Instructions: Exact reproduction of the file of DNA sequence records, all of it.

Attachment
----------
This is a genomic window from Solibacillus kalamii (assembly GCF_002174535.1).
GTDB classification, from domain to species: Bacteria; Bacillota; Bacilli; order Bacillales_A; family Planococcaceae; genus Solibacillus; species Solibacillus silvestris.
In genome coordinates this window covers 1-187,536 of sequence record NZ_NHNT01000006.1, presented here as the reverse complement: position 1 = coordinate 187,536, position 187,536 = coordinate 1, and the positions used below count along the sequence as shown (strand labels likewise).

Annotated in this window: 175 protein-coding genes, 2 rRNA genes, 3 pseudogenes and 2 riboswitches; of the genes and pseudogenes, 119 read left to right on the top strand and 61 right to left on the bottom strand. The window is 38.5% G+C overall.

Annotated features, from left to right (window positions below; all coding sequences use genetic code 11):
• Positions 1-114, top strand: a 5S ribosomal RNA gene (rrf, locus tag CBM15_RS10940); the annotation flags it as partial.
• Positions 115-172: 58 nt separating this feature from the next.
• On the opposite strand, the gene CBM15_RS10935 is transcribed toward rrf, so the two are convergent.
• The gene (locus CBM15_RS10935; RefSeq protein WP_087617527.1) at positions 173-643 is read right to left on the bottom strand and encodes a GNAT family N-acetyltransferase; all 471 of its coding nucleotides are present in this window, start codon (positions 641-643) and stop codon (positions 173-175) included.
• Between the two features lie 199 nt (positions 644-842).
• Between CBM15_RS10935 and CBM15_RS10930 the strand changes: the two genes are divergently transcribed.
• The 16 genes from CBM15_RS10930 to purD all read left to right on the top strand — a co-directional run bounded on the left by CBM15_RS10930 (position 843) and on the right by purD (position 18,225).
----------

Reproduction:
This is a genomic window from Solibacillus kalamii (assembly GCF_002174535.1).
GTDB classification, from domain to species: Bacteria; Bacillota; Bacilli; order Bacillales_A; family Planococcaceae; genus Solibacillus; species Solibacillus silvestris.
In genome coordinates this window covers 1-187,536 of sequence record NZ_NHNT01000006.1, presented here as the reverse complement: position 1 = coordinate 187,536, position 187,536 = coordinate 1, and the positions used below count along the sequence as shown (strand labels likewise).

Annotated in this window: 175 protein-coding genes, 2 rRNA genes, 3 pseudogenes and 2 riboswitches; of the genes and pseudogenes, 119 read left to right on the top strand and 61 right to left on the bottom strand. The window is 38.5% G+C overall.

Annotated features, from left to right (window positions below; all coding sequences use genetic code 11):
• Positions 1-114, top strand: a 5S ribosomal RNA gene (rrf, locus tag CBM15_RS10940); the annotation flags it as partial.
• Positions 115-172: 58 nt separating this feature from the next.
• On the opposite strand, the gene CBM15_RS10935 is transcribed toward rrf, so the two are convergent.
• The gene (locus CBM15_RS10935; RefSeq protein WP_087617527.1) at positions 173-643 is read right to left on the bottom strand and encodes a GNAT family N-acetyltransferase; all 471 of its coding nucleotides are present in this window, start codon (positions 641-643) and stop codon (positions 173-175) included.
• Between the two features lie 199 nt (positions 644-842).
• Between CBM15_RS10935 and CBM15_RS10930 the strand changes: the two genes are divergently transcribed.
• The 16 genes from CBM15_RS10930 to purD all read left to right on the top strand — a co-directional run bounded on the left by CBM15_RS10930 (position 843) and on the right by purD (position 18,225).